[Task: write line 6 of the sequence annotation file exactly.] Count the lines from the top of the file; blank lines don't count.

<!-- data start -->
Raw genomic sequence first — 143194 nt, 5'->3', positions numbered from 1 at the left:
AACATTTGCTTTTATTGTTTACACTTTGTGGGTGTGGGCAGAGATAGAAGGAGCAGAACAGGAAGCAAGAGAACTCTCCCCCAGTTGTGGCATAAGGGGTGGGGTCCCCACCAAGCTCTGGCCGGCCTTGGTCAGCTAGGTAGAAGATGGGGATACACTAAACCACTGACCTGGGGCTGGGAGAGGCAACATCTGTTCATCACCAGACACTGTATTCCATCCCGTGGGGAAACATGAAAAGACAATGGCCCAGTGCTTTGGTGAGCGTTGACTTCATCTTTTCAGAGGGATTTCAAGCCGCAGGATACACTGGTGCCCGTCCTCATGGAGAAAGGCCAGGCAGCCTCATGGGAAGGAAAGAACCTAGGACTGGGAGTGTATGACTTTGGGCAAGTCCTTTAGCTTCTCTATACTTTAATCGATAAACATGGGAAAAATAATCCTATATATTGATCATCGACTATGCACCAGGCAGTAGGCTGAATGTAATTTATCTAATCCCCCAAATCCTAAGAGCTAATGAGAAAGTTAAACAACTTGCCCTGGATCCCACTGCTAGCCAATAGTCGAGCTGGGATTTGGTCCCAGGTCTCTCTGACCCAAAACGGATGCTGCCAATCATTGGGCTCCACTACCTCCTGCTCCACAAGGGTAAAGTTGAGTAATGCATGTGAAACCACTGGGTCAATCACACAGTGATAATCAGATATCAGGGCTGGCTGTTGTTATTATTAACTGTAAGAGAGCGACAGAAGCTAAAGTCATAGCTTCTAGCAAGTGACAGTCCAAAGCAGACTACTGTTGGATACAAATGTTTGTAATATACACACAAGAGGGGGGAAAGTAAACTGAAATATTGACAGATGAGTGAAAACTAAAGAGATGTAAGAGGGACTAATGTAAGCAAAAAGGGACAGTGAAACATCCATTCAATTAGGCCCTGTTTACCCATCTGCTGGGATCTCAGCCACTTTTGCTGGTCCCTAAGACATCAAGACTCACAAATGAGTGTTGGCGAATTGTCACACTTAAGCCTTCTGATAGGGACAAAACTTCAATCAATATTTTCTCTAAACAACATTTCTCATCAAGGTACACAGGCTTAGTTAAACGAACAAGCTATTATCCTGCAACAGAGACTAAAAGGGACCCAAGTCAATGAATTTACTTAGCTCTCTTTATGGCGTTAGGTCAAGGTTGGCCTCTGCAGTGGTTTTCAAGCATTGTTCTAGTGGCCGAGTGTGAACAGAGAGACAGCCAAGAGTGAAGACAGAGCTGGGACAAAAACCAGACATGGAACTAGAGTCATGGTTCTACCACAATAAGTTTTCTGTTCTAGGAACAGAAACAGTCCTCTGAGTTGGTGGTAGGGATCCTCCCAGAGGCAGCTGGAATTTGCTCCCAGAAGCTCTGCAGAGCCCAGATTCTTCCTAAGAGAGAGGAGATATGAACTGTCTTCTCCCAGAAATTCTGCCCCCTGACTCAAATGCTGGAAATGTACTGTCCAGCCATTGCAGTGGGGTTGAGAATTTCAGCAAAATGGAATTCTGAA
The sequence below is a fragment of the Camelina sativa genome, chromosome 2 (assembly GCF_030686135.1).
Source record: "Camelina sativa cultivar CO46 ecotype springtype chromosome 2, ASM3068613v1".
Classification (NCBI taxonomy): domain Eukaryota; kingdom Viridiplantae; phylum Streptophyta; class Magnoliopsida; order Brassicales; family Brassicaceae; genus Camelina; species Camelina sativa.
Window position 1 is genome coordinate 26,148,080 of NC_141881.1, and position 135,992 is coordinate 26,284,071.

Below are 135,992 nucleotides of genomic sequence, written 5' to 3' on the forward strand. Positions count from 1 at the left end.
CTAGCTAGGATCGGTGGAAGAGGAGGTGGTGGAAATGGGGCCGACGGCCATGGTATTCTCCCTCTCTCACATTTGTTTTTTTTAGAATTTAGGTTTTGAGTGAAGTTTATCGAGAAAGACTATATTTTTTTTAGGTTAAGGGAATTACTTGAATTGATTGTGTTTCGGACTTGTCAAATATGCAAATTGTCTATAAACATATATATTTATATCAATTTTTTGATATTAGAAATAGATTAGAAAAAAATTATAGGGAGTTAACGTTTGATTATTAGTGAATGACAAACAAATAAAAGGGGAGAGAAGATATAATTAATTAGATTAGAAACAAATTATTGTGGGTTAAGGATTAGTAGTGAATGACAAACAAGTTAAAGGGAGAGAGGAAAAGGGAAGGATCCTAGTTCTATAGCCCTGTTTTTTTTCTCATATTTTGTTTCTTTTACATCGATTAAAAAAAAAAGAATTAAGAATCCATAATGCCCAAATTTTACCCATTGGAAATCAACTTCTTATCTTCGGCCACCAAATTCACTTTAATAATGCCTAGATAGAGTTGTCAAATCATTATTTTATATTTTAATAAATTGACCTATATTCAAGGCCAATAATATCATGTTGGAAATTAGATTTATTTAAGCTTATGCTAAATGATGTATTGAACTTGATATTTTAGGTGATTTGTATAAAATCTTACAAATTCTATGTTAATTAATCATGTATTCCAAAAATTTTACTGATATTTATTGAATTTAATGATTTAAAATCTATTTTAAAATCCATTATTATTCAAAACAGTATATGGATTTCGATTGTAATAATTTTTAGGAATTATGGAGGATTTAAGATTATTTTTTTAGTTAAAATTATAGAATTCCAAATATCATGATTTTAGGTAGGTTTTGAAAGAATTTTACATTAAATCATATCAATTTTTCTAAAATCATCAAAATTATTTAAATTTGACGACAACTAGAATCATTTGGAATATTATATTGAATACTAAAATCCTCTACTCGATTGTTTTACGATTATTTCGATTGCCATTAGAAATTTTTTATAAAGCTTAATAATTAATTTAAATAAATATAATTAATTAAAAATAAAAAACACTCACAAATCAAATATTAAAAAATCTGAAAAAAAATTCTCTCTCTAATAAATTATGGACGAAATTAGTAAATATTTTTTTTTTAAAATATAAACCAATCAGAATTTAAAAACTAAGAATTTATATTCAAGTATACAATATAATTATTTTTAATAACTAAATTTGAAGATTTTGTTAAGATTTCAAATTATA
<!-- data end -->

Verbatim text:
Window position 1 is genome coordinate 26,148,080 of NC_141881.1, and position 135,992 is coordinate 26,284,071.